Vice accused of bowing to big corporations, sacrificing journalism for business

Vice accused of bowing to big corporations, sacrificing journalism for business
A former associate editor for Vice is making waves after releasing internal emails that he says suggests that “there’s no wall between editorial and marketing” at the media company.

On Wednesday this week, Los Angeles-based writer Charles Davis posted a series of screenshots on Twitter that he claims have come from emails sent by management at Vice, where he worked from December 2012 until last month, according to his resume.

In one apparent exchange, Davis shows an email in which he’s reminded that “basically any mention of a large entity that [Vice] might be marking some kind of business deal with…should get run up the flagpole” before being published.

According to Gawker, which published a number of Davis’ tweets on Thursday, the complaints from Vice’s higher ups concerned a September 12 article on the National Football League’s recent mishaps written by a freelancer.

“The NFL is not a Vice client, but the company's advertising higher-ups evidently weren't happy with the post,” Gawker reported after reviewing the Davis tweets.

“Just want to add to this: In my experience, every single time -- every single time -- I had a story ‘run up the flagpole’ it was killed,” Davis tweeted.

Andy Crush, a writer at Gawker, opined that the emails show Vice doesn’t operate like most media organizations, but rather like a “marketing shop first, editorial brand second.” However, his article comes on the heels of evidence surfacing of a larger online feud between both New York-based media companies: in May, the two outlets went back and forth after Gawker accused Vice of underpaying its staffers.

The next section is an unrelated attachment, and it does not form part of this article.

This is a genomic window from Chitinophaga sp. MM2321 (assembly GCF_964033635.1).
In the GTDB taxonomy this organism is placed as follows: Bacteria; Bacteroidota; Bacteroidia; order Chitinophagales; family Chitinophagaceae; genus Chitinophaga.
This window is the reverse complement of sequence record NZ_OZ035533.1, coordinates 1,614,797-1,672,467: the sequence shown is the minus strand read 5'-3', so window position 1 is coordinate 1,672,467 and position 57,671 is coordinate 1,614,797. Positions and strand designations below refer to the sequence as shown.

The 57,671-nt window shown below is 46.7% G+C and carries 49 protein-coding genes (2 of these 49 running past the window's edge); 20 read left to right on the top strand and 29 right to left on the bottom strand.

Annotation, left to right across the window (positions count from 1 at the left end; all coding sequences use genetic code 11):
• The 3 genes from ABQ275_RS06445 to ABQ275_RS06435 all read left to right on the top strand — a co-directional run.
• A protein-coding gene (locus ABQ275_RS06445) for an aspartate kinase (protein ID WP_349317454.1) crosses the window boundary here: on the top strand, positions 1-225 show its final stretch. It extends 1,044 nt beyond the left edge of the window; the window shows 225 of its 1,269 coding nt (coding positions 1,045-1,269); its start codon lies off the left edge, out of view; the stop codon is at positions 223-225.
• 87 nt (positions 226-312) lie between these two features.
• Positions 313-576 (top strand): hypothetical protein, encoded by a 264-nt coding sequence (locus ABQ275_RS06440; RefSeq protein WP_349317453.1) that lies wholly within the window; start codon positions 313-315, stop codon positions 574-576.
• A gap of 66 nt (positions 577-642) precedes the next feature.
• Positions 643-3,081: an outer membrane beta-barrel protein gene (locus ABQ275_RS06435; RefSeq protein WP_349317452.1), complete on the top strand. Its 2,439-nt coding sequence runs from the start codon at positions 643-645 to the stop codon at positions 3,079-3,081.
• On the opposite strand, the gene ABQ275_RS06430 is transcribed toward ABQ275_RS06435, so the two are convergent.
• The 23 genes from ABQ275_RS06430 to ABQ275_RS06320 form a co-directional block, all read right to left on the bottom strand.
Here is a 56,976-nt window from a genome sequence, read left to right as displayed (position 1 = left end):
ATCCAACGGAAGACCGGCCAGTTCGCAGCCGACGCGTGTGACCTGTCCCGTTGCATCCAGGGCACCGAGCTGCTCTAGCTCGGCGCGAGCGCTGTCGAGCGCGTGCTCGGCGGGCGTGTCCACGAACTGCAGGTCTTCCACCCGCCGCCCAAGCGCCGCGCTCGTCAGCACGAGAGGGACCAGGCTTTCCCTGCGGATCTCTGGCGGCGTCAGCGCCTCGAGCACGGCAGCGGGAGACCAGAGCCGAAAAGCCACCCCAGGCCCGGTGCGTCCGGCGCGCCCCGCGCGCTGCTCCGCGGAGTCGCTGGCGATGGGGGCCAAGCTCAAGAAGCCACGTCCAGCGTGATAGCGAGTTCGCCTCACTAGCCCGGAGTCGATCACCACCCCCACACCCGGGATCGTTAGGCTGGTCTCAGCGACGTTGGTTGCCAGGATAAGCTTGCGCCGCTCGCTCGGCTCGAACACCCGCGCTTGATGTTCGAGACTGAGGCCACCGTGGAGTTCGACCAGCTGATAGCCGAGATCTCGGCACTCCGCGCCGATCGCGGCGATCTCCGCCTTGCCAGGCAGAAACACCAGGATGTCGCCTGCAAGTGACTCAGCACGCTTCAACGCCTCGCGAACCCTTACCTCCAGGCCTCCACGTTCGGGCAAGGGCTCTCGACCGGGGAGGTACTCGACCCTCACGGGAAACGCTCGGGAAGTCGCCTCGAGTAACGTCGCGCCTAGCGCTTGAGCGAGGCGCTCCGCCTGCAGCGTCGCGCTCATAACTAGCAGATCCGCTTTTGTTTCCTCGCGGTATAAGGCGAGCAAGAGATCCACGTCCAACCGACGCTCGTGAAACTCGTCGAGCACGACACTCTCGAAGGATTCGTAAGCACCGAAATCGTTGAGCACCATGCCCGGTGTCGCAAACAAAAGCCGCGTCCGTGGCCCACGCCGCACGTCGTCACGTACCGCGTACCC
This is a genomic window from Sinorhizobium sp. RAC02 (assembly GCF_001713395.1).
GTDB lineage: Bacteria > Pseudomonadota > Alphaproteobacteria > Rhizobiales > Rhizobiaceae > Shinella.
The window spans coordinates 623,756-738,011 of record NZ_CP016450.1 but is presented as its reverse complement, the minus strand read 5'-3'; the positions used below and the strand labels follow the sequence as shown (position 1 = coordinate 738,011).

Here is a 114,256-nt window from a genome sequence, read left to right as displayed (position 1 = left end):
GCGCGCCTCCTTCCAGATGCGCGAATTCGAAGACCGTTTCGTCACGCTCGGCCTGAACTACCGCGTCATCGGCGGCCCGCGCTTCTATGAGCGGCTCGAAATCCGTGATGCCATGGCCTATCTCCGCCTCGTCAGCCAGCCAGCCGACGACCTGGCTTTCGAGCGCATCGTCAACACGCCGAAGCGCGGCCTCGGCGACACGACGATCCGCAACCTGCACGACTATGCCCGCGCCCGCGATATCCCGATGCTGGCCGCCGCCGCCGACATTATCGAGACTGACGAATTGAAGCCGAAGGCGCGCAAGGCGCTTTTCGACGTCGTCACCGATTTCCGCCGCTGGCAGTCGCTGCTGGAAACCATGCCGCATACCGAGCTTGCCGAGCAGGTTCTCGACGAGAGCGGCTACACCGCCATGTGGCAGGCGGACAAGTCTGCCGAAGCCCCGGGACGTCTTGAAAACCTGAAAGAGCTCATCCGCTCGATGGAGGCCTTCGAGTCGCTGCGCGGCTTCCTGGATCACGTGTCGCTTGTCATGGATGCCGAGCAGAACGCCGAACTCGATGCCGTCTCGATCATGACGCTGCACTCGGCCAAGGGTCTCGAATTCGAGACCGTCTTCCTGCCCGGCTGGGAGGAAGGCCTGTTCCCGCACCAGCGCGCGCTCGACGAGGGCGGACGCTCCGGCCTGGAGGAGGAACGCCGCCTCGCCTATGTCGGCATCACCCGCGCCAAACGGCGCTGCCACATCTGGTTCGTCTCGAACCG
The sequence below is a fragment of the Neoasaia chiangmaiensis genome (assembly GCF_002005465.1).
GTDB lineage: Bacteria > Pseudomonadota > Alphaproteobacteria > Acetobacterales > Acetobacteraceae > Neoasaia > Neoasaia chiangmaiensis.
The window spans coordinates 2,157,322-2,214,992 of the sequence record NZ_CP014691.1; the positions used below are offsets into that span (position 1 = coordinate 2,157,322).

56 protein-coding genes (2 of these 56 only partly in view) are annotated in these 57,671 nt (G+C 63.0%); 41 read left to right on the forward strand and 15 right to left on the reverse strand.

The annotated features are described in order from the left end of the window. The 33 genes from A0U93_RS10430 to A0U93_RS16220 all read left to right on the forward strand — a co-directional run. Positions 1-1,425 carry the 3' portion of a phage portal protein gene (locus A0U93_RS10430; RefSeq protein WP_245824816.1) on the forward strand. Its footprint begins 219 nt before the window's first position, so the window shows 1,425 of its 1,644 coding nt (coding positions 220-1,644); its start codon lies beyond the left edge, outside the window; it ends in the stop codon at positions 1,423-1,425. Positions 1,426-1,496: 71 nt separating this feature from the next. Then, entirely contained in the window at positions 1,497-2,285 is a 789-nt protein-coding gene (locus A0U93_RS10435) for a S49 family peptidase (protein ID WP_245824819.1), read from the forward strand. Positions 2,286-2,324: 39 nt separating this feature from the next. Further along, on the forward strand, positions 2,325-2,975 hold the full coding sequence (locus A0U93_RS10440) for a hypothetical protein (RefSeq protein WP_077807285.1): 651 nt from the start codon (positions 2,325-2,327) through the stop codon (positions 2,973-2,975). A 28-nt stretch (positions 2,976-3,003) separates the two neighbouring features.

“Salaries at Vice Media and the company’s pay rate for contract work were described to us as ‘a pittance,’ ‘a fucking joke,’ and ‘so low I couldn’t even consider it, it was offensive,’” Gawker quoted one anonymous former Vice worker.

“Fuck you and fuck your garbage click-bait journalism,” Vice responded, adding that Gawker is nothing more than a “gossip site that openly traffics in rumor, innuendo and in many cases straight-up bullshit” and that salaries Vice offers are “competitive with comparable emerging media companies in the digital space.”

On Thursday, Gawker ran Cush’s article with the title “Emails: Vice Requires Writers to Get Approval to Write About Brands.” Vice told Gawker for their report that Davis was fired from the company after two months and, according to a source cited in Thursday’s article, possibly after falling asleep in a meeting.

Davis did not immediately return RT’s request for comment.